3) It drained the wizard almost completely. After casting the spell — no matter the DM-chosen outcome — a stiff breeze could kill him, another stiff breeze could resurrect him, and then another stiff breeze could kill him again.
So, ultimately, making a wish was almost always a losing proposition, but it kept things interesting.
A while ago, I thought about the classic genie-in-a-bottle scenario. You're in your recently deceased Great Uncle Arthur Von Autumnbottom's creepy attic where he kept all of his ancient artifacts from his time as an archaeologist/bounty hunter/ladykiller, and you stumble across a brass lamp. You rub the lamp because, let's face it, if the lamp didn't want to be rubbed, it wouldn't be dancing like that in a short skirt. Out pops a genie. And what happens next, kiddies? The genie grants you three wishes, but you have to pick up his dry cleaning first.
Now, I don't know a damn thing about genies, but something tells me they're a bunch of sons of bitches. I know that's a totally unfair assessment, but I'm sort of an asshole, so there you have it. I just have a feeling genies have a bit of DM in them. I bet if you wished for something, the genie would delight in twisting your words and distorting your purpose.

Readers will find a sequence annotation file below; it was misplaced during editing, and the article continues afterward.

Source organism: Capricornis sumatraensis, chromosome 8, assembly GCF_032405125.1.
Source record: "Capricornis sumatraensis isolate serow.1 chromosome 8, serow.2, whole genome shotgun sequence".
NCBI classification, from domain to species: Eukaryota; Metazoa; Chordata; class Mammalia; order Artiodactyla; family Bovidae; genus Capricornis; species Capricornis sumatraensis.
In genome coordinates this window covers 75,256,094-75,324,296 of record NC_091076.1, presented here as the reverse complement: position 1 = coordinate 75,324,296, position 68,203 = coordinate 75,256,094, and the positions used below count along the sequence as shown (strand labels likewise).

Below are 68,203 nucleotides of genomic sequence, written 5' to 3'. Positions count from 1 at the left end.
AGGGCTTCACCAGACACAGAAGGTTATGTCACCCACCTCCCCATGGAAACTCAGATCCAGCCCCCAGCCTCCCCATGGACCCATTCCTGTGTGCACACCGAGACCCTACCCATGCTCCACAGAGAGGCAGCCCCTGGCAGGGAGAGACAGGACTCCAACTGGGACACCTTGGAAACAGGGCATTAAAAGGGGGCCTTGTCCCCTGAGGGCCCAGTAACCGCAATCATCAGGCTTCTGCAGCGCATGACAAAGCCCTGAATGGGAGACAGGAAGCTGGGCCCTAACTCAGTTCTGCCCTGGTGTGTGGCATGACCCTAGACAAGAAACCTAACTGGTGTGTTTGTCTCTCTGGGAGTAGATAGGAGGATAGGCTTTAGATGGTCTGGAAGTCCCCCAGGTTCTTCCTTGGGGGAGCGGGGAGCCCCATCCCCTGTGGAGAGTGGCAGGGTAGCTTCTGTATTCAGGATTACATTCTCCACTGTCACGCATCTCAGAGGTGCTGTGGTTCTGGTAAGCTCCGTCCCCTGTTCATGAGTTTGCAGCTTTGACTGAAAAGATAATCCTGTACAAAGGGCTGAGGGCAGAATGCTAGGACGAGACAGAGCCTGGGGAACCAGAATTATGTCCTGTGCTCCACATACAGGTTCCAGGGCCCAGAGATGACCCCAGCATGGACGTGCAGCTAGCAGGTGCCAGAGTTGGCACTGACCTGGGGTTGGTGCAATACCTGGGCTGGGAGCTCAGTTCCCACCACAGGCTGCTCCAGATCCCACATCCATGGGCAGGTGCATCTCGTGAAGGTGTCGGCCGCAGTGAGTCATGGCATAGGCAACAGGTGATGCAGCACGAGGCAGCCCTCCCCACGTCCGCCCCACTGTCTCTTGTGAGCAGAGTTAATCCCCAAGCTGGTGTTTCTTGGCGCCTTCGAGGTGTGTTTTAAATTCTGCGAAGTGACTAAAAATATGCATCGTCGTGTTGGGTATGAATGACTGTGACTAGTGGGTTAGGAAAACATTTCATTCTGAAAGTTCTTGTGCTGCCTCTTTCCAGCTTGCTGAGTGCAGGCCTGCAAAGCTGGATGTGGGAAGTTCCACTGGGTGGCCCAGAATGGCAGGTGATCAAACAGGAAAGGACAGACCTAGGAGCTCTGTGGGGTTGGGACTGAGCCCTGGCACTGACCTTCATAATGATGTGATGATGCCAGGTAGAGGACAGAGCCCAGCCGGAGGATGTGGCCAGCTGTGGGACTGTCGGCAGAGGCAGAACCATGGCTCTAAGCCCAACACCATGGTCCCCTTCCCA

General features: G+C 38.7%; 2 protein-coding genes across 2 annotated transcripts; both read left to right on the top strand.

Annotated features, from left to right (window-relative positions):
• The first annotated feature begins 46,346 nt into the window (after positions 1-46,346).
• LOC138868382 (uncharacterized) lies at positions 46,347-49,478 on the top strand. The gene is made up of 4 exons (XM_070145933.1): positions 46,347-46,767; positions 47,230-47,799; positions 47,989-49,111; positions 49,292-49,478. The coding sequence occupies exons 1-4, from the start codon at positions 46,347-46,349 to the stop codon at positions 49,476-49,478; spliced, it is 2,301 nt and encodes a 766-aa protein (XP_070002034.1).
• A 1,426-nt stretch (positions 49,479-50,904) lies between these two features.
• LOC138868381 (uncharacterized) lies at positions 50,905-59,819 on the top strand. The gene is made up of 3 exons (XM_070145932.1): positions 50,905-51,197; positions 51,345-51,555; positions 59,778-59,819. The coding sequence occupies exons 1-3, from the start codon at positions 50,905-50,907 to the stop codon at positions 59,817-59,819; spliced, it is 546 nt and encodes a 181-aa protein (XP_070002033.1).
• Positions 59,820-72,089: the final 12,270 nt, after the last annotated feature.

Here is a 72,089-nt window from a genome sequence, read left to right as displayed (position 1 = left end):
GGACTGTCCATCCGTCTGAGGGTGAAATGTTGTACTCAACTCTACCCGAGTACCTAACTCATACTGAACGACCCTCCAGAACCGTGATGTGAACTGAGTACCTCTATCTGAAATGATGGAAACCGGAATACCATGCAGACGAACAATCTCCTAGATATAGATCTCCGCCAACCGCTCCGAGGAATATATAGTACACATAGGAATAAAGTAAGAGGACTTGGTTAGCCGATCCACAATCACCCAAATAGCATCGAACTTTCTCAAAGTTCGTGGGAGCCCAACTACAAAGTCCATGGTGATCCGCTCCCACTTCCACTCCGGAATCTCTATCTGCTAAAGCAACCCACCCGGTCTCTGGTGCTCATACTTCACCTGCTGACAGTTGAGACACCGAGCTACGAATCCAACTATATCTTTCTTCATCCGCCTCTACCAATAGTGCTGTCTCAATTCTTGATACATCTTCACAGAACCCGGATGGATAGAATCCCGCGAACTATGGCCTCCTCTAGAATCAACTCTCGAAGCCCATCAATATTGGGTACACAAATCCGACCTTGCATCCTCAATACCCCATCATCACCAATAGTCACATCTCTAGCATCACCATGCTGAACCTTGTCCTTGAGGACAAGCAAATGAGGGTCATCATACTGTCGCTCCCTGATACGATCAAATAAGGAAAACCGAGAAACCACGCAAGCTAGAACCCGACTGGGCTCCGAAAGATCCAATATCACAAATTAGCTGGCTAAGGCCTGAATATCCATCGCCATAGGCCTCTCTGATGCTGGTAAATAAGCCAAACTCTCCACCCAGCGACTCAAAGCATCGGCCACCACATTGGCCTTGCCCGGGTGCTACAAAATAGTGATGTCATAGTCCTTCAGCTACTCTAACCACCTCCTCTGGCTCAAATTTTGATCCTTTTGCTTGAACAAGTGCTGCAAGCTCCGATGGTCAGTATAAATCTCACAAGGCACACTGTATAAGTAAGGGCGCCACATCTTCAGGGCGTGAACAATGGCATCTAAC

I'm fuming about these genie bastards. But there's bound to be some hip, laid back genie who wouldn't pull that shit, right? So, how about you're in your recently deceased Great Uncle Franky Gertrude Wienersteiger's creepy attic where he kept all of his carnival game winnings from his time as a beat poet/eccentric dandy/schizophrenic funhouse operator. You stumble across a brass lamp shaped like a hula-dancing lady.
You rub the lamp and out pops a very peculiar genie. He's wearing a Hawaiian shirt and drinking tequila. The genie grants you three silly wishes. First, he explains to you the parameters of the so-called silly wish:
1) It must have a comedic effect.
2) It can't be useful.
3) In can't harm or hinder anyone or provide you with any great benefit.
Now this is my kind of genie. The question is: what would you wish for? Here are some of my ideas, in no particular order. If I had to narrow it down to three, I don't know which I'd pick.
1) To be able to make a person fart or belch with one smouldering stare. How hilarious would this be? How many riotous uses would this have? The mousy librarian with her nose buried in a book. The President delivering the State of the Union. Your boss leading a staff meeting. Your father-in-law saying grace at Thanksgiving dinner. You assault them with one burning glance and, suddenly, their ass is on fire.
I would develop incontinence fairly quickly with this one, pissing myself during fits of hideous, uncontrollable laughter. The best part would be the stare — they would know somehow, it was you who made them cut the cheese. But they would never, ever be able to prove it.